Beliefs grouped together make up your Self-concept, which consists of:
1 Self-Ideal: The best person you believe you can be.
2 Self-Image: The way you see yourself.
3 Self-Esteem: How you think about yourself.
The ideas behind your Self-Concept can also be made up of what others have said about you and what you choose to believe about what they have told you about yourself whether it is true or not. You have a self-concept about every area of your life, your roles, your income, your performance, and your abilities and the list goes on in each area of your life. The beliefs you have about yourself have formed you into the person you are today. Destructive criticism that comes from childhood developed our fears and leads to negative habit patterns we have as adults.
The mental image you have of yourself can either lead you to success and happiness or to failure and frustration. Every thought and emotion you experience can be building blocks for helping you overcome the despair in every area of your life.
Therefore all changes in your life, including your environment, begin with changes in your self-concept. In order for you to make changes in your self-concept it is essential that you continually monitor your thoughts and live consciously being aware of your intentions. Your thoughts feeding into your subconscious directly affects what you experience in your life and you become what you think about. You have the ability to change your self-concept through affirmation reprogramming.
Two people with the exact same education and opportunities can apply for the same job, and given that every factor except character is on an equal plane, the job applicant with a strong character based on love will get the job.
Ted has no confidence in himself. Growing up he had no role model to help shape him into a responsible adult. He's lazy, arrogant and dresses sloppy because he thinks he's going to get the job regardless of how he presents himself. He believes his credentials are enough to land him the job, and in his mind, no one else is as qualified. His intentions for the interview is to get the job so he can start paying off his student loans and buy a fancy car to go out with his friends on the weekends. Surprise, surprise, he still lives at home with mommy and daddy.
Eddie has been out of school for a year now, and lives in his own apartment. He wants the job to save up for a down payment on a house. He has the discipline to work out every day, and takes good care of himself. He is grateful for this opportunity and sees this interview as a milestone in his career. He is confident, but not cocky. He takes great pride in his time he spends helping out at the local animal shelter. His family is encouraging and supportive of his career choices, and has confidence that he will succeed at whatever he puts his mind to.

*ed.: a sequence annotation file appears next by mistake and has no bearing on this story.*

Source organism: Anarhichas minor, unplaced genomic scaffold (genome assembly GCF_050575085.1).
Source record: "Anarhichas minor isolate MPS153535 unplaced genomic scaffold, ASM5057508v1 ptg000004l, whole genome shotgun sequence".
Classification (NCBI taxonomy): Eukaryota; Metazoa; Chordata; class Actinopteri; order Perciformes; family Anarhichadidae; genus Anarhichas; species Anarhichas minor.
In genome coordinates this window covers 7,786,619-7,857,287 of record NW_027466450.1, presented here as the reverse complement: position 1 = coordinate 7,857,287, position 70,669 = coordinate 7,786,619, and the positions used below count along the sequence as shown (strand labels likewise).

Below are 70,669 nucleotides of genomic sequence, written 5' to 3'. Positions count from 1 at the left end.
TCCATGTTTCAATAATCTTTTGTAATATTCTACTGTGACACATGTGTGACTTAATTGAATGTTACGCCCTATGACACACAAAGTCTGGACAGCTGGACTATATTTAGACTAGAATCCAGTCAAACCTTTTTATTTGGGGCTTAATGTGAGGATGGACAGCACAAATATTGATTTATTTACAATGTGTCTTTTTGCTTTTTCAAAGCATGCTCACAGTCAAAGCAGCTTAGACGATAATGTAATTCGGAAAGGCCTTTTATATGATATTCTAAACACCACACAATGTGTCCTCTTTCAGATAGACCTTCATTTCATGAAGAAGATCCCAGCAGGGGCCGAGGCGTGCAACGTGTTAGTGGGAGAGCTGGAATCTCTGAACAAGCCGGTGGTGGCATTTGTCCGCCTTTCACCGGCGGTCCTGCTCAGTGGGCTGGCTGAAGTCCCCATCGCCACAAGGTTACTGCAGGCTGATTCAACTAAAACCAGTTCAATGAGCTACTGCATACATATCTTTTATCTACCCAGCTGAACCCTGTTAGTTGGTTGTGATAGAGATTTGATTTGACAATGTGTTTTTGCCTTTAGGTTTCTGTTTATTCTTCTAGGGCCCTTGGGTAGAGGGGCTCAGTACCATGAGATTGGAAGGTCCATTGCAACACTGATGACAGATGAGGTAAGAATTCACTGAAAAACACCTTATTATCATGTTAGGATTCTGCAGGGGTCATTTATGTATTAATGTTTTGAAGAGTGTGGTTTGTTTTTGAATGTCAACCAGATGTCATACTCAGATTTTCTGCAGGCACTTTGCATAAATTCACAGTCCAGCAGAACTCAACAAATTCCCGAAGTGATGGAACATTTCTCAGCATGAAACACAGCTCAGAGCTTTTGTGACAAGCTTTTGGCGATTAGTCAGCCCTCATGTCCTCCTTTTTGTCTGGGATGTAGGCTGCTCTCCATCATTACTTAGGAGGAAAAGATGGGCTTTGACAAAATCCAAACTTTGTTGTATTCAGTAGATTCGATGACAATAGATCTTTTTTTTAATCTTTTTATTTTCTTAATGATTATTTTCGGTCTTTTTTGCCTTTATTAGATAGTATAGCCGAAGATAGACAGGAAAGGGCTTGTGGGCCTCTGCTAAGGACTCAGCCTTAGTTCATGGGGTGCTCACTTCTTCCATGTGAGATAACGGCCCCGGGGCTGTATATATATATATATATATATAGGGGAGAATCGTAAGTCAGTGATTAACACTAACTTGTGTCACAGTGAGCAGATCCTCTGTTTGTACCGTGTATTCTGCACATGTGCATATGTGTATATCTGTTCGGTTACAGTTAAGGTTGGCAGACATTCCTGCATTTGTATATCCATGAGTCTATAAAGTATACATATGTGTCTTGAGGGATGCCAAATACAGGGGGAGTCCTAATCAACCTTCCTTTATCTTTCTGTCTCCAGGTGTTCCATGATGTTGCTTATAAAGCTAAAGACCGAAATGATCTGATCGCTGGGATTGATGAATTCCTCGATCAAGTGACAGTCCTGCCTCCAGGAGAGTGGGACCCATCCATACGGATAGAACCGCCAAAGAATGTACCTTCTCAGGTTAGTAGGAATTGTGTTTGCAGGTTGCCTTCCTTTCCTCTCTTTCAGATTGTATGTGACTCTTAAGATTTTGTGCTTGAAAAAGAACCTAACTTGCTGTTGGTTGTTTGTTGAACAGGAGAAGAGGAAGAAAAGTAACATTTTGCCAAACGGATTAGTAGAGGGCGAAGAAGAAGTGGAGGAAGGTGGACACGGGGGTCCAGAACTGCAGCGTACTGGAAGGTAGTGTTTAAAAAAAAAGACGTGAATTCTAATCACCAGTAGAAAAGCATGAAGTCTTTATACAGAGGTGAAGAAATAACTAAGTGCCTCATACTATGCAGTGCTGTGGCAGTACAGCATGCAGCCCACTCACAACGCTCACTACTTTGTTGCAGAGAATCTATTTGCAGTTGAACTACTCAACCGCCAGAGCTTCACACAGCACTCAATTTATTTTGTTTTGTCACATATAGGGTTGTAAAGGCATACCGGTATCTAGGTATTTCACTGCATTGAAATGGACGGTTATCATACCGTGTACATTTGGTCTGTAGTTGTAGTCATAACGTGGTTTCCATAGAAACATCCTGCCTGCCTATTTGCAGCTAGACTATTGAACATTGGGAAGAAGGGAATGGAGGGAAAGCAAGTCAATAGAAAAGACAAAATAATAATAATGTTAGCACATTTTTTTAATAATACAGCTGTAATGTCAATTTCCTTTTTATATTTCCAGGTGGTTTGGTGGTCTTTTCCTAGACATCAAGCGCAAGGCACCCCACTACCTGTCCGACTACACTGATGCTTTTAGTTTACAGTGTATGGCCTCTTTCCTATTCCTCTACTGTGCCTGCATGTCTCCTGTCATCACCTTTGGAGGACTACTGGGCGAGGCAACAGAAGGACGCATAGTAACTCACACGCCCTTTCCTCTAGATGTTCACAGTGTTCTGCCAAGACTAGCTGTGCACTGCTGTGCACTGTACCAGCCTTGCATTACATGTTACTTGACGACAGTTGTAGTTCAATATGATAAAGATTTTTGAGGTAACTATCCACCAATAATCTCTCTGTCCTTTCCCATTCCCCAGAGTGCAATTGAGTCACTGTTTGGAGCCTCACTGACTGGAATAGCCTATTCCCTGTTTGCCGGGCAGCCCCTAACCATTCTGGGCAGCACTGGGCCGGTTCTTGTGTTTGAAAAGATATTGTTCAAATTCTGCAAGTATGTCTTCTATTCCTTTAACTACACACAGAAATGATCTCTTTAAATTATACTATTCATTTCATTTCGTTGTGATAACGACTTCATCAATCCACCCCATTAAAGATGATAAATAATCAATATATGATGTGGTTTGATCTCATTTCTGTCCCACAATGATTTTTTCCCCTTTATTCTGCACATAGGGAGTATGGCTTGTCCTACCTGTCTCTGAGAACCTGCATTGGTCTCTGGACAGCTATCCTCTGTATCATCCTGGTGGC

With all other factors being equal, who do you think will get the job? Ted will most likely walk away from the interview thinking there was something wrong with the company and it's their lost opportunity for not hiring the best man for the job. He will continue to go from one job interview to the next, unless he changes his focus and concentrates on developing his character.
How do you develop your character, by first recognizing what it is you tell yourself about who you are as a person. In other words, by monitoring your thoughts. Challenging your beliefs, overcoming your fears, eliminating negativity, and cultivating love into your self talk lays the foundation of a healthy self-concept.
A person's overall evaluation of his/her own worth. This encompasses both beliefs and emotions.
Self-esteem can have a direct impact on one's grades in school, relationships with peers, and success later on in life. The higher you place your self-esteem the happier you will be in life. Self esteem stems from your internal sources such as self-responsibility, self-sufficiency, and the knowledge of one's own competence and capabilities. True self-esteem is one where the person values him or herself and believes wholly in their competence and worth regardless of others and their competition or superiority complexes.
The mental picture that depicts details about you by others. Your weight, height, hair color, etc.
Items that have been learned by you through human experience and internal interpretations of judgments made by others. "What do you believe that others think about you.”? We store this information in our subconscious and it influences the way we think and remember.
Poor self-image may be the result of accumulated destructive criticism, which leads to one damaging their own view of self. Growing up in a dysfunctional household with alcoholics, drug addicts, and other neglectful parents can contribute to a person's poor self-image as an adult.
The ideal self is what a person would most like to be. A goal oriented image of what your life would look like under the best circumstances. A standard by which one aspires to and a concept of self that only exists in one's imagination.
Think about the ways you identify with yourself. I am……
Describe who you think you are. What are some of the attributes that make up your character? Are you happy, shy, naive, funny, resentful, and angry?
What type of a person are you?
What emotions do you feel regularly?
How would others describe you?
What are some words people would use to describe who you are as a person?
What are your interests and talents?
Who would you be given the most perfect of circumstances?
Describe your ideal self. Get into the details. What are you doing daily, who is in your life, what atmosphere are you in, where do you live, and how do you feel?
On a scale of 1-10, how would you rate your self-concept? Where can you see areas that need improvement?
What will be the first step you are willing to take towards improving your Self-Concept?